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"We have to understand how reality is perceived in a technologised society in order to be able to teach as well as learn.

Charo Sádaba opened the I workshop Online update of the ISCR of the University of Navarra in which more than 600 people participated.

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Charo Sádaba, during a speech at the University. PHOTO: Manuel Castells
01/09/20 10:53 Chus Cantalapiedra

"We have to understand how reality is perceived in a technologised society in order to be able to teach and also to learn". This is what Professor Charo Sádaba said at the 1st Online workshop of update of the high school Superior of Religious Sciences of the University of Navarra. The central topic was 'Christianity and contemporary society' and was attended by more than 600 people.

The dean of the academic centre's School speech gave the first of four sessions entitled 'Communicating with a changing humanity'. She stated that "if we want to be valid interlocutors in the society in which we live, we have to know the keys to play, not to follow the current of what we like, but to adapt and understand them".

In his message he recalled that there are four major trends in society that have been magnified by the pandemic: "First, a radical crisis of common or accepted values. Western societies have reached a plateau of social welfare, so that some goals that were previously fought for with values are considered to have been achieved. Secondly, there is a loss of a sense of history. We believe that history has little to teach us because these historical figures do not represent you according to the values of our society today. Thirdly, we live in a society where emotions acquire a substantive rank. We come from a long period where emotions were in the background and suddenly we are at the other extreme. And, fourthly, we are facing a technologised society. In fact, here we are following the session through a platform. We don't know if it is better or worse. What we do know is that technology modifies our perception of space and time and, therefore, of our reality.

In this sense, he pointed out the need to learn new pedagogical models to be able to teach: "We need to connect with people to be able to talk to them". And he emphasised the importance of trust and listening. "We need to listen twice as much as we talk," he concluded.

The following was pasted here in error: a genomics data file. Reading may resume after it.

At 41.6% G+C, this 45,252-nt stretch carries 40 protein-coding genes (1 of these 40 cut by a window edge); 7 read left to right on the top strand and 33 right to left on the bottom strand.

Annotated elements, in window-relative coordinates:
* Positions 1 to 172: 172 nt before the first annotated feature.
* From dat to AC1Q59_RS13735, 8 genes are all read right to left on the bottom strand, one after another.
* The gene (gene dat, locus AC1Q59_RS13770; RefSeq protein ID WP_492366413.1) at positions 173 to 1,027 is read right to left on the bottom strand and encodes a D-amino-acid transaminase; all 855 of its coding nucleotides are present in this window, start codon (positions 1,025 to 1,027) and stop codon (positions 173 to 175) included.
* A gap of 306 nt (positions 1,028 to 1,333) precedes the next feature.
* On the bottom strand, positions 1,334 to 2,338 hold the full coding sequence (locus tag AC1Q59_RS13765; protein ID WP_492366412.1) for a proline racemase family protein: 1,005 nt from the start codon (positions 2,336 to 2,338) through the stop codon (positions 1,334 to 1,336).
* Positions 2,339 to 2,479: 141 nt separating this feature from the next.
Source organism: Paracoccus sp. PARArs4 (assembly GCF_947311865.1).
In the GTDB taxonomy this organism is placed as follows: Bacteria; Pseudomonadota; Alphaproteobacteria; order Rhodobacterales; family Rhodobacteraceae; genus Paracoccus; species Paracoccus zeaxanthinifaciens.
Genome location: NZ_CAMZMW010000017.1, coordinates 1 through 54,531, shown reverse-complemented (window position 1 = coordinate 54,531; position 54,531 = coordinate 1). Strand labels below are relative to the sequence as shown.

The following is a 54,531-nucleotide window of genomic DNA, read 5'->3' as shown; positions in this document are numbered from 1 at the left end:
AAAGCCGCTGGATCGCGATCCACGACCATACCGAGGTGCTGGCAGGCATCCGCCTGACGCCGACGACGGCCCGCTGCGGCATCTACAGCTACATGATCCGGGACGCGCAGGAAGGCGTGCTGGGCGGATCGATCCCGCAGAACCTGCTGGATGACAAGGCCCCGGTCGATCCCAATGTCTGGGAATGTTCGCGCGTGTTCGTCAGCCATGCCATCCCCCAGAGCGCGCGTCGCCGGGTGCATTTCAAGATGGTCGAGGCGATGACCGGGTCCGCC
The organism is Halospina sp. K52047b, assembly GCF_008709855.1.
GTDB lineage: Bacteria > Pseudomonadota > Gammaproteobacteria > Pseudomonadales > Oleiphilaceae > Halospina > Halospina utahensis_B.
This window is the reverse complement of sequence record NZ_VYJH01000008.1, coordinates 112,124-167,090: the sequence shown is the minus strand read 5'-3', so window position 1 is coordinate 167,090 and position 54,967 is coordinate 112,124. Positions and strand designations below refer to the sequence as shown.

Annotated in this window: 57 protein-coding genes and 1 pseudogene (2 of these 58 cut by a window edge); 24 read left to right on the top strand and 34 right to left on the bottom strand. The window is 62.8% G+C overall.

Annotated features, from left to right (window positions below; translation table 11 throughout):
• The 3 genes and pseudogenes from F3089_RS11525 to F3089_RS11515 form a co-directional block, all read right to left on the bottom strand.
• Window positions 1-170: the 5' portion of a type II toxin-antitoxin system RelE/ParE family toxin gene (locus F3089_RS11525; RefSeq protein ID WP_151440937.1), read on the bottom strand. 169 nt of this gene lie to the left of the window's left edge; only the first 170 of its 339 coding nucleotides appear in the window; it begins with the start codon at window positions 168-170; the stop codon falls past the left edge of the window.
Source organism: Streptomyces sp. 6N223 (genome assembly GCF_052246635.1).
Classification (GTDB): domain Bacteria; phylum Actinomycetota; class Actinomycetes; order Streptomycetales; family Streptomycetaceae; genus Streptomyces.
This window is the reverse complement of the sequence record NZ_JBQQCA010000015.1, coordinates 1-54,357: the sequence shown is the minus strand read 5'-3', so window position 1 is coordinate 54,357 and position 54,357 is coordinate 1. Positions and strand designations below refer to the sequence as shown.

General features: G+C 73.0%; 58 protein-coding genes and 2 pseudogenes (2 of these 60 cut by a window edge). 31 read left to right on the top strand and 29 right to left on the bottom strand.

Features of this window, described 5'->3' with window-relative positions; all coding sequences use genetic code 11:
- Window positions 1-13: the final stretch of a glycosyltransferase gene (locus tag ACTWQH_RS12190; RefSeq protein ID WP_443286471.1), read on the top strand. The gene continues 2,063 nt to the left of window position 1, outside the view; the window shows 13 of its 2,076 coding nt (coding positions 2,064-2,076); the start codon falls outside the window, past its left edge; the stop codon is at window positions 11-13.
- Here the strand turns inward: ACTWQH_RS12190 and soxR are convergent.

"The better educated we are, the more we can offer to others.

José Luis Pastor, Deputy Director of high school, was in charge of introducing the different speakers at the workshop, which began with professor and priest Fermín Labarga, the new director of high school. In his words, he thanked his predecessor José Manuel Fidalgo for his 13 years of work and introduced himself to the students, to whom he reminded them of the importance of the training of a Catholic. To this end, he used the words of Saint John Paul II: "The lay faithful must be well trained to live as members of the Church and of society, because the better we are trained, the more we can offer to others". He also stressed the importance of maintaining a unity of life in order to be able to speak of a Catholic convinced by his or her faith.

In addition to the inauguration and the lecture by Professor Charo Sádaba, three other sessions will complete the workshop: 'Biblical Theology: past, present and future', by Professor Francisco Varo from School of Theology; 'Genealogy of the West: Why is it so important to maintain the balance between tradition and innovation', given by Professor Jaume Aurell from School of Philosophy and Letters; and 'The academic programs of the high school Superior of Religious Sciences', offered by Natalia Santoro, administrative assistant Academic of high school.